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Nonhuman animals as property holders: an exploration of the Lockean labour-mixing account

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posted on 04.04.2022, 14:36 authored by Josh MilburnJosh Milburn
Recent proposals in political philosophy concerning nonhuman animals as property-holders - by John Hadley and Steve Cooke - have focused on the interests that nonhuman animals have in access to and use of their territories. The possibility that such rights might be grounded on the basis of a Lockean (that is, labour-mixing) account of property has been rejected. In this paper, I explore four criticisms of Lockean property rights for nonhuman animals - concerning self-ownership, initiative, exertion and the sufficiency of protection offered - concluding that Lockean property rights could be extended to nonhuman animals. I then suggest that Lockean property rights actually offer advantages over interest-based accounts: they more clearly ground property, they are potentially broader, and they are considerably stronger.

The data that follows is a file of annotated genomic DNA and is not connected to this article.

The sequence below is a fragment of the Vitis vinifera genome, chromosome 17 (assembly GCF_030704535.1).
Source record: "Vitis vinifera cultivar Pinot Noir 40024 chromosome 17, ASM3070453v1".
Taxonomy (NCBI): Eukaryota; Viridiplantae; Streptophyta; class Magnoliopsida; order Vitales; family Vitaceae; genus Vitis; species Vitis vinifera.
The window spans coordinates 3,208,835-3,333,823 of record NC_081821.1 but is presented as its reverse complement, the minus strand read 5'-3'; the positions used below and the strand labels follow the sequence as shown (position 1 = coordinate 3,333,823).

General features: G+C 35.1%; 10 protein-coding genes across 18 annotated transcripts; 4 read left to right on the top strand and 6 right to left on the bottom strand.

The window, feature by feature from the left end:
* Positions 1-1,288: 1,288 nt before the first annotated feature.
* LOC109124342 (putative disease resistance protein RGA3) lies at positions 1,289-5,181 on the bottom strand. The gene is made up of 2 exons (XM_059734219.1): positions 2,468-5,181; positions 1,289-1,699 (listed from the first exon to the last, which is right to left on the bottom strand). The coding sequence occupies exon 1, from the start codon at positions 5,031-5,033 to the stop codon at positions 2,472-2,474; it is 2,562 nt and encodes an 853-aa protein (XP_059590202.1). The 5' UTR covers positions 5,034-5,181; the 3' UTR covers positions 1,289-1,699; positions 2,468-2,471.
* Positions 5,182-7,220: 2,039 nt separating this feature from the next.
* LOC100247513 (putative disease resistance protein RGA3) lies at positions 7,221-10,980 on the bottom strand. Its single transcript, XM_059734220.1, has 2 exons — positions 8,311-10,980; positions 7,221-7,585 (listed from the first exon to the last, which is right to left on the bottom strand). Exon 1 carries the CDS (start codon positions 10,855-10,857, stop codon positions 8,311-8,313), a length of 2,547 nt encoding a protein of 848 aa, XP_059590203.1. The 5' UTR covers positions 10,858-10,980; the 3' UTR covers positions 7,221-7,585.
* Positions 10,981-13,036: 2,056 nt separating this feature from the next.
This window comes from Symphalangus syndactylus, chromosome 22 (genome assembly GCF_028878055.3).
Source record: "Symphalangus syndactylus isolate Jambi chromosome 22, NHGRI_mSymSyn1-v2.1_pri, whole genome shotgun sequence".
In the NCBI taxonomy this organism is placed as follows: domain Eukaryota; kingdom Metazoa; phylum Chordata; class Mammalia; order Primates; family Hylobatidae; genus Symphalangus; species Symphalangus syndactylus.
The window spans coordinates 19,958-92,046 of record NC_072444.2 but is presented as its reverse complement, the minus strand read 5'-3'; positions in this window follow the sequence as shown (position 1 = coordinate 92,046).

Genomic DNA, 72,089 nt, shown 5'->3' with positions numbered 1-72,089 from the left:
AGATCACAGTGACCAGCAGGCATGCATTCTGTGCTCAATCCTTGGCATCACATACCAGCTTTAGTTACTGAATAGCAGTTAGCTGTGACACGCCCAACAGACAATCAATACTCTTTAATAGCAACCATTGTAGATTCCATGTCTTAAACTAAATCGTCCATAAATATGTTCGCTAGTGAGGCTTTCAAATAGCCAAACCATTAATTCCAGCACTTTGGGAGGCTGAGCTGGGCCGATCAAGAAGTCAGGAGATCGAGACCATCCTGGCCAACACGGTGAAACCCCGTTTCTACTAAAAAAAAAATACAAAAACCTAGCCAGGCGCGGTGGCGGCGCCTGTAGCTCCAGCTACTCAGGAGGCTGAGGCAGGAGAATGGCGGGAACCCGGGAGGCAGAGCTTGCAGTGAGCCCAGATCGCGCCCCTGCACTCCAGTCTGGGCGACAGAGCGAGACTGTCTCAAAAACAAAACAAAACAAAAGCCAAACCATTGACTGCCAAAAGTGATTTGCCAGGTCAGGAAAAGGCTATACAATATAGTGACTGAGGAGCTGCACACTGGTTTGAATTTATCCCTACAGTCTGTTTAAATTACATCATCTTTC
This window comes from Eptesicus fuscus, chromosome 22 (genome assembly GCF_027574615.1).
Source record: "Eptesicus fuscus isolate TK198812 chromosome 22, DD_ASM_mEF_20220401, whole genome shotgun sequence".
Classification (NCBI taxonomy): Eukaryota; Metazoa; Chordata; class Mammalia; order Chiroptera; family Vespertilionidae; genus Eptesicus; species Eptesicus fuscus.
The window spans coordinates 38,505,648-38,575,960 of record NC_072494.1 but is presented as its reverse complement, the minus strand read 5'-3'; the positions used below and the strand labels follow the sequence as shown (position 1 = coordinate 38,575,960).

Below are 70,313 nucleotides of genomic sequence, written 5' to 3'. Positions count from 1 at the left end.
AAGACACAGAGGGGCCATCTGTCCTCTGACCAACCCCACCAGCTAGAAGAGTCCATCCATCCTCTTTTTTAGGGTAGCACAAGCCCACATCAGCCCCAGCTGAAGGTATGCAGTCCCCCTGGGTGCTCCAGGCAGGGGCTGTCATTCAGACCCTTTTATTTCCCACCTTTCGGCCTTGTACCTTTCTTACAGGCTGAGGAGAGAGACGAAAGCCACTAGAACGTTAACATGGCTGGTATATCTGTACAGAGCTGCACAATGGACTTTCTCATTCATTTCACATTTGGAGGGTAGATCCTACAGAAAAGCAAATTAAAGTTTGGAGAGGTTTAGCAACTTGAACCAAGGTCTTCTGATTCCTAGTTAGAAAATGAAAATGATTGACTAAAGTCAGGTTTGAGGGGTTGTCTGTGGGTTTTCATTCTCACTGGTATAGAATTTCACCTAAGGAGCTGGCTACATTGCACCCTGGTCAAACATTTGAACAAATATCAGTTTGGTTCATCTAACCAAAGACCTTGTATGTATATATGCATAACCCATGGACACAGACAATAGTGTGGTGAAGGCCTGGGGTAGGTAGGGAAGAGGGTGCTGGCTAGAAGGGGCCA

Funding

Department of Employment and Learning, Northern Ireland

History

School

  • Social Sciences and Humanities

Department

  • International Relations, Politics and History

Published in

Environmental Values

Volume

26

Issue

5

Pages

629 - 648

Publisher

White Horse Press

Version

AM (Accepted Manuscript)

Rights holder

© White Horse Press

Publisher statement

This is a pre-copy-editing, author-produced version of an article accepted following peer review for publication in Environmental Values, https://doi.org/10.3197/096327117x15002190708155, 26 (5), pp.629-648.

Publication date

2017-10-01

Copyright date

2017

ISSN

0963-2719

eISSN

1752-7015

Language

en

Depositor

Dr Josh Milburn. Deposit date: 28 March 2022